Of the whole of the Psalms given to us by God, some are more familiar to the average Christian than others. If we were to poll the congregation this morning inquiring which of the Psalms could be recited from memory, we would almost certainly find this to be true. Under our consideration this Lord’s Day is one of the few Psalms which would likely appear on that poll, perhaps the most familiar, but more likely coming in second after the twenty-third Psalm. Our Psalm for today is the first Psalm; Lord willing we will be greatly blessed in our meditations on it today, but in order to glean the most from God’s word this morning, a short Hebrew lesson is in order.

We begin with a question: What are the common features of English language poetry or lyrics? I’ll give you a moment to think of a familiar poem or song. Consider what makes it work at a basic level. If you recognized either rhythm or rhyme, you would be correct; those are two fundamental elements of poetry and lyrics in the English language. These conventions are so engrained, we don’t really think about them. When my children try to make up songs, as I do at home, they almost always adopt these two facets of rhythm and rhyme. Anything else is not really poetry or lyrics, at least not to our western and English tastes.

Now, the Old Testament was not written in modern English, it was written in ancient Hebrew, and this is where parallelism comes in. People still wrote songs, and they still wrote poetry, but they did so without the emphasis on rhythm or rhyme that we are so accustomed to. This is why the first time we hear psalms put to music with little to no paraphrasing employed, it seems a bit strange, even jarring initially – it is almost completely lacking of the rhythm and rhyme that we are so used to. But if it doesn’t have rhythm or rhyme, what does it have? A significant (if not the primary) literary feature of ancient Hebrew is that of parallelism, whereby successive lines in the poetry or song are used to convey the same idea in a different way. Usually in pairs of lines, but sometimes in triplets, the author will say a thing in the first line and then repeat, expand, or emphasize the idea in the second and sometimes third lines. When recognized, the many varieties of parallelism begin to add a significant depth of meaning for the reader, who, by the way, will begin to find them almost everywhere in the Psalms, Proverbs, and prophetic utterances of the Old Testament.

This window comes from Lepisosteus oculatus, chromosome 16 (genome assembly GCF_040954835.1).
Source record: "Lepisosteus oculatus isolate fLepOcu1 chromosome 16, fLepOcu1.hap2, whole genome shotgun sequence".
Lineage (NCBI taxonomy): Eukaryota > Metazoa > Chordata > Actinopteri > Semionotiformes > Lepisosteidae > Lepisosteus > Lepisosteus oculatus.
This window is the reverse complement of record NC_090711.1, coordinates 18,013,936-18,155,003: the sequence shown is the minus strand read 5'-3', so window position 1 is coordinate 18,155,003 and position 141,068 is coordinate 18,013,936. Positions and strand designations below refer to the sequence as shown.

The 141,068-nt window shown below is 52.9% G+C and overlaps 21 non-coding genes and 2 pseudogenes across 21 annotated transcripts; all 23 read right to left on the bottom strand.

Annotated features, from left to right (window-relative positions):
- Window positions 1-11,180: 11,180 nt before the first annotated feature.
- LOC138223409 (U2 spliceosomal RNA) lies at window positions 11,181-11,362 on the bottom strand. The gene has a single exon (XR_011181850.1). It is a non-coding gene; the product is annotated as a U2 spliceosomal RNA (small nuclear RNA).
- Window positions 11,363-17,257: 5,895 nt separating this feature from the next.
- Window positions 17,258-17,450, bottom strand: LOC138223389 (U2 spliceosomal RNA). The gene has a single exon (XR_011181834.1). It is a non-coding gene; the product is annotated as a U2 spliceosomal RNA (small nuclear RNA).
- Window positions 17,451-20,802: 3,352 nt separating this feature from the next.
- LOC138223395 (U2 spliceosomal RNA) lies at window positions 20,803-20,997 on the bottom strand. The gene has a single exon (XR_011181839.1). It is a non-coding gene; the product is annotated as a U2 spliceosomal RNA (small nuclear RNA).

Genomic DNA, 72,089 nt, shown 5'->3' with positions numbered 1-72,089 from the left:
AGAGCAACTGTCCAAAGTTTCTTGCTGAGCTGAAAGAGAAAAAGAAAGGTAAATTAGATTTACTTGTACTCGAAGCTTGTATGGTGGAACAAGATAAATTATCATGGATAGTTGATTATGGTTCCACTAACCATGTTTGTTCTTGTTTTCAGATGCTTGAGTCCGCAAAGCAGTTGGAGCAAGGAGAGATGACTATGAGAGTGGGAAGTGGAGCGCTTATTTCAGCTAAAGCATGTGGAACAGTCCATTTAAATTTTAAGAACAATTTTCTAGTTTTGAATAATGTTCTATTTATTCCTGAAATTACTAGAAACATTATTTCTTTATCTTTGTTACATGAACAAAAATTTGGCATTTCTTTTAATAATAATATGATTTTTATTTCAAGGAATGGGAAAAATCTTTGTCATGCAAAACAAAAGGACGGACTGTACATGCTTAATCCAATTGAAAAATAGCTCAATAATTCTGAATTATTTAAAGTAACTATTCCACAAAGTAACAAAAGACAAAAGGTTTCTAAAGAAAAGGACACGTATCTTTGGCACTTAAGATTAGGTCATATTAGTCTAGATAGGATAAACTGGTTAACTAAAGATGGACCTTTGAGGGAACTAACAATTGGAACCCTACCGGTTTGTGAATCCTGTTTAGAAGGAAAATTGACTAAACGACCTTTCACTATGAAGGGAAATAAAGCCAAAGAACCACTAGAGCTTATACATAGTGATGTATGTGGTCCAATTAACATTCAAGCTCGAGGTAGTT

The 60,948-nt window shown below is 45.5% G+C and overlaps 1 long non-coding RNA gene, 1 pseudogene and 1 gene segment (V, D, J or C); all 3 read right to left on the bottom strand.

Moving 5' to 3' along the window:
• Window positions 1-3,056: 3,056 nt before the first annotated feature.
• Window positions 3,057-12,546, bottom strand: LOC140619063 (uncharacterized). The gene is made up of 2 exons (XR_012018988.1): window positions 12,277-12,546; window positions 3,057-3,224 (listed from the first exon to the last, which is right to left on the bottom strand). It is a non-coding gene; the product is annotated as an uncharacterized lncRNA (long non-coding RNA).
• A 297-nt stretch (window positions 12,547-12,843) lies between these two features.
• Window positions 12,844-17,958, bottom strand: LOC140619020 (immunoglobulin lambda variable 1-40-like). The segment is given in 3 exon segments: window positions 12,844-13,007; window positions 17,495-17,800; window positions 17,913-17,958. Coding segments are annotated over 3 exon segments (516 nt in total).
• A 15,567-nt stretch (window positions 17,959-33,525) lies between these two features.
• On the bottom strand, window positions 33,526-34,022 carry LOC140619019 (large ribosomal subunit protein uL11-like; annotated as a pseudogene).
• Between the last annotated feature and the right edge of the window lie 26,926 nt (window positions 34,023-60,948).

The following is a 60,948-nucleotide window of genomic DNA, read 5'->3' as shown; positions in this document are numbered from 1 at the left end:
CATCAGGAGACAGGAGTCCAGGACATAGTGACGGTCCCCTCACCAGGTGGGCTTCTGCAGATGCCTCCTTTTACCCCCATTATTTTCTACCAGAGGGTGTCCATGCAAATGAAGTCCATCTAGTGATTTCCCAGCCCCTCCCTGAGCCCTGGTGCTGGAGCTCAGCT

Another poetic device which you may be more familiar is chiasm, or chiasmus. Chiasm can occur in parallel lines but can also occur across much larger portions of text, in these cases they are referred to as extended chiasm. [1] Chiasm places the climax of the text at the center, with the text at each step toward or away from the center on either end containing ideas corresponding to each other. Literarily chiasm reads like a journey up and down a mountain, with a common theme at each altitude on either side of center. So the first and last sections will correspond, the second and second last will also correspond, and so on, approaching the thematic climax at the center, which may be a pair of corresponding concepts itself or a solitary central concept. Like parallelism, chiasm is commonly found in poetic sections of the Old Testament: Psalms, proverbs, prophetic utterances, and so on.

Armed now with a basic understanding of parallelism and Chiasm lets examine our text for this morning. Instead of proceeding from beginning to end, we will examine the parallelism and the corresponding sections in the chiastic schema of this text.